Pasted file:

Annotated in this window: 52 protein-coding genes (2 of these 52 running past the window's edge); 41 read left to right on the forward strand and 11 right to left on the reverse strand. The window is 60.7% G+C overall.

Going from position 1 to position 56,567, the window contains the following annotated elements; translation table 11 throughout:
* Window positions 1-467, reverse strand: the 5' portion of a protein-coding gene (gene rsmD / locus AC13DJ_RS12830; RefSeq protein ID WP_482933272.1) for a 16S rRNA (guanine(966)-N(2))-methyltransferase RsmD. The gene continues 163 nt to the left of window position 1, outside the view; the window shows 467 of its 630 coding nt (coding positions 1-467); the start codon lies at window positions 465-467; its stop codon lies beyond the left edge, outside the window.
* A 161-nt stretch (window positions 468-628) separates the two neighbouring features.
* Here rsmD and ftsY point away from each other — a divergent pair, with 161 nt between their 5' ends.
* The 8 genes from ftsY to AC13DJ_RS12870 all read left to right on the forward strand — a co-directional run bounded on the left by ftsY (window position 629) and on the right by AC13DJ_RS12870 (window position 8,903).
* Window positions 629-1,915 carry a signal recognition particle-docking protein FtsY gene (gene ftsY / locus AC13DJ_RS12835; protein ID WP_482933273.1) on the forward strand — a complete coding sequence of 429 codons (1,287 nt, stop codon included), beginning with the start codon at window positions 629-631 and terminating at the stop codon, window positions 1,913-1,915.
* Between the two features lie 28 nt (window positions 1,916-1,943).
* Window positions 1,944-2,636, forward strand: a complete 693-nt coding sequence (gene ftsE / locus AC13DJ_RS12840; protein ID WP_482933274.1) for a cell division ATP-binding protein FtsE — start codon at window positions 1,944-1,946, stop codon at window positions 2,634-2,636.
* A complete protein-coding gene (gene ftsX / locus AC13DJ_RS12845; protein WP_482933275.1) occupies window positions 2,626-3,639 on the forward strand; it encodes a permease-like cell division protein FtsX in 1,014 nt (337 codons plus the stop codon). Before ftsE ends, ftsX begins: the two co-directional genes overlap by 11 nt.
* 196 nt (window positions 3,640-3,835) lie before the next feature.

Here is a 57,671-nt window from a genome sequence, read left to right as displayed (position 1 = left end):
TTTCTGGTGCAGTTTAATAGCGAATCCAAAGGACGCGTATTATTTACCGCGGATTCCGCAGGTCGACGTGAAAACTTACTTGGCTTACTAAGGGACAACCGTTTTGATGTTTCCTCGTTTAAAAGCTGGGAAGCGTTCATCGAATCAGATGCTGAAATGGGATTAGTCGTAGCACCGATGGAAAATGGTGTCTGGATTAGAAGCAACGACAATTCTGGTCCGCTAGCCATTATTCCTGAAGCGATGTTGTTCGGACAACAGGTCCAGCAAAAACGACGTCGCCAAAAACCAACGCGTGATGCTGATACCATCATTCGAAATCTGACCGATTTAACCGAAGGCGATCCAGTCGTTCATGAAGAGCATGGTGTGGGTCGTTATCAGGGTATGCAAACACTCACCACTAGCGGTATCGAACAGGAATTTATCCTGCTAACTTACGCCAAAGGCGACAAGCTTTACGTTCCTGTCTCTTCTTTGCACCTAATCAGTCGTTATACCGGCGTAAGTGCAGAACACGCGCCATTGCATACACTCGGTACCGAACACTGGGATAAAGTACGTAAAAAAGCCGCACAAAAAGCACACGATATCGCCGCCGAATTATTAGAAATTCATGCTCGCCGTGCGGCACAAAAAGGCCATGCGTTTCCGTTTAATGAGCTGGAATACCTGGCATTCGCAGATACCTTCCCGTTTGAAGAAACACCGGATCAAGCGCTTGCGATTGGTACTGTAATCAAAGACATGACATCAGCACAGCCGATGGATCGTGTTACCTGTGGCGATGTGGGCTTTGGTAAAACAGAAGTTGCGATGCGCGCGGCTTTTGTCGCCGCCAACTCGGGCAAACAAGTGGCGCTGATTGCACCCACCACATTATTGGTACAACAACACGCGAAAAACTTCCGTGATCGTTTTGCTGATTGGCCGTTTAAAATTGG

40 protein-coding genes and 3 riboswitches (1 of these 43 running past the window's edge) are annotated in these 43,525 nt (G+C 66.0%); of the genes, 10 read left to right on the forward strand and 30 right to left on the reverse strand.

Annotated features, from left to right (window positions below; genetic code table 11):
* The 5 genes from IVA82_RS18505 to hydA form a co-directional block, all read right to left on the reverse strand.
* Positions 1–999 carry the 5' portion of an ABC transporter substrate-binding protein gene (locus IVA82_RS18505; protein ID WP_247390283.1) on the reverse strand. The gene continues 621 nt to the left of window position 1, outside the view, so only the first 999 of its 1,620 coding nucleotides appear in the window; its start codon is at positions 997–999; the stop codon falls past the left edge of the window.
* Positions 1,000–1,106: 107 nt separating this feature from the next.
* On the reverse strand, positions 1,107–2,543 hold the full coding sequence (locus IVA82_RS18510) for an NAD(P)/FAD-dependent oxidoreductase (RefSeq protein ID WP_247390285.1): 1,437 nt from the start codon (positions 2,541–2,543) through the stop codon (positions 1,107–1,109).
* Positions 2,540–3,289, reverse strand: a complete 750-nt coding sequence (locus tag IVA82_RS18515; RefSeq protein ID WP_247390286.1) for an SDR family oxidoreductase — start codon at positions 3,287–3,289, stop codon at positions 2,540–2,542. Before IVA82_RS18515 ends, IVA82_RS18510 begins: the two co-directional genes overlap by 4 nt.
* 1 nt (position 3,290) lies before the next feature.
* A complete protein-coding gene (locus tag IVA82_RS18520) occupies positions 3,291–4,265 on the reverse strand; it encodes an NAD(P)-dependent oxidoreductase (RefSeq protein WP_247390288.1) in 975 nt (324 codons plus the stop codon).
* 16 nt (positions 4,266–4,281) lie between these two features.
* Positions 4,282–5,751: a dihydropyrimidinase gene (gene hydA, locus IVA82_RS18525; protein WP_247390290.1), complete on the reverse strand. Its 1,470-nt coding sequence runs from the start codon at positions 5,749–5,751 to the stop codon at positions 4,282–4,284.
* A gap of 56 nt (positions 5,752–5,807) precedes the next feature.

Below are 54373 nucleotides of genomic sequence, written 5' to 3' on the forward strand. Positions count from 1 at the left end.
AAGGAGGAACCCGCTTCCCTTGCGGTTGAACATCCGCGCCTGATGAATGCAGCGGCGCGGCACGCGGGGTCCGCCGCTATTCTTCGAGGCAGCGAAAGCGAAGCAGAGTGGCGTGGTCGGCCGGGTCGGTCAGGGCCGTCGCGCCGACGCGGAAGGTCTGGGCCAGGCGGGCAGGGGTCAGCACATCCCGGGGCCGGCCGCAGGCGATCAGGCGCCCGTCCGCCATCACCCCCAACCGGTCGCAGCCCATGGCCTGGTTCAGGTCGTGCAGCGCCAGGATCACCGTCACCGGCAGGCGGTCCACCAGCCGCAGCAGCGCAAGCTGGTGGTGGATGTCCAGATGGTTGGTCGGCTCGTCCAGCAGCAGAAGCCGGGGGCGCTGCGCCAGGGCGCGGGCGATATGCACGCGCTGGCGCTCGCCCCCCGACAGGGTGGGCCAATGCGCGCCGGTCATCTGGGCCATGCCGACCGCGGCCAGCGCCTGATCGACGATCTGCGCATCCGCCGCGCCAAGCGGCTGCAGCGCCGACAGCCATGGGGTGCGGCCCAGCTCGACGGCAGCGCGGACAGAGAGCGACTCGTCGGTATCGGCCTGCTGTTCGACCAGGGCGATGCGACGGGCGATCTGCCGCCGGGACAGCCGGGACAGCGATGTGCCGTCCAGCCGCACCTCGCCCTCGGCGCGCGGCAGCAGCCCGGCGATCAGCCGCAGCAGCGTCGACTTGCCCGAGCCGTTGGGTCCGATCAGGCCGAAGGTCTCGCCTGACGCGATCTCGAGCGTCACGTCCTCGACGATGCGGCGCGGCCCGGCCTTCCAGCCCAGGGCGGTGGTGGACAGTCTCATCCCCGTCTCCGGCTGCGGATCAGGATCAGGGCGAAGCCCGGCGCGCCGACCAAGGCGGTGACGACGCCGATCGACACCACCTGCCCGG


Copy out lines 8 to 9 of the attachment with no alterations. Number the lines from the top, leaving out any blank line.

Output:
* Between the two features lie 28 nt (window positions 1,916-1,943).
* Window positions 1,944-2,636, forward strand: a complete 693-nt coding sequence (gene ftsE / locus AC13DJ_RS12840; protein ID WP_482933274.1) for a cell division ATP-binding protein FtsE — start codon at window positions 1,944-1,946, stop codon at window positions 2,634-2,636.